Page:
Another white Zim farmer, 63, 'forcefully evicted', says over 200 workers 'left homeless'

Harare – A white Zimbabwean commercial farmer Colin Nienaber was this week forcibly evicted from his farm in the Mhangura district of Mashonaland West province, allegedly by Zanu-PF officials.

Nienaber was allegedly forced out of his Robbsdale farm by some Zanu-PF authorities who were alleged beneficiaries of Zimbabwe's chaotic land reforms embarked on by President Robert Mugabe's administration in 2000.

"I was evicted by the state with a crop on the ground," Nienaber , 63, told News24.

"I had 60 hectares under wheat and tobacco seedbeds for 30 hectares were also lost."

The tobacco and wheat commercial farmer, who claimed to have lived in Zimbabwe all his life, said most of his employees had nowhere to go following his eviction.

"I was employing more than 200 workers. These people, including their families who were staying on the farm, have nowhere to go. Authorities have said that my workers and their families should leave the property by the 5th of September," said the farmer ,who had since sought refuge at a friend’s house.

Zimbabwe's black majority 

Nienaber, who had two children, said unlike another Rusape white farmer Robert Smart who lost his equipment when he was violently evicted two months ago, he had managed to remove most of his farming equipment from the farm.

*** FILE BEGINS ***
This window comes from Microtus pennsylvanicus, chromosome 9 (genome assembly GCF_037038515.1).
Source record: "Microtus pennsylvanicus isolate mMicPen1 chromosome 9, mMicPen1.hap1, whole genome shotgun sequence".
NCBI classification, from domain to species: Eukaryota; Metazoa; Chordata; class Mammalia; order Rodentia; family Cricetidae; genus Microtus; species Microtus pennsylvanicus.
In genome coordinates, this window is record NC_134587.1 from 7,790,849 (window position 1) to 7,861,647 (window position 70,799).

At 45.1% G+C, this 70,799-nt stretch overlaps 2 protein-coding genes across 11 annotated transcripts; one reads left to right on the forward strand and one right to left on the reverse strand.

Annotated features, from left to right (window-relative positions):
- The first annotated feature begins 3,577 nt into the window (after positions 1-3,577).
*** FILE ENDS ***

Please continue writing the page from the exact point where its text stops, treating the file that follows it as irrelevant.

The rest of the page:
The eviction of Nienaber from his property came at a time when a group of white farmers, who lost their land at the height of the land grabs, were suing Mugabe's government at the Southern African Development Community under the regional bloc’s Finance and Investment protocol.

All the farmers who were evicted during the agrarian reforms did not get any form of compensation.

Mugabe, who owned several farms in the countryside, told his supporters in June when he kick-started his current nationwide youth rallies that all remaining white farmers should be kicked out of their properties to pave way for his party’s youths and ordinary Zimbabweans who had no access to land.

The nonagenarian, who is seeking re-election in next year’s elections, has been telling his followers that land belonged to Zimbabwe's black majority. 


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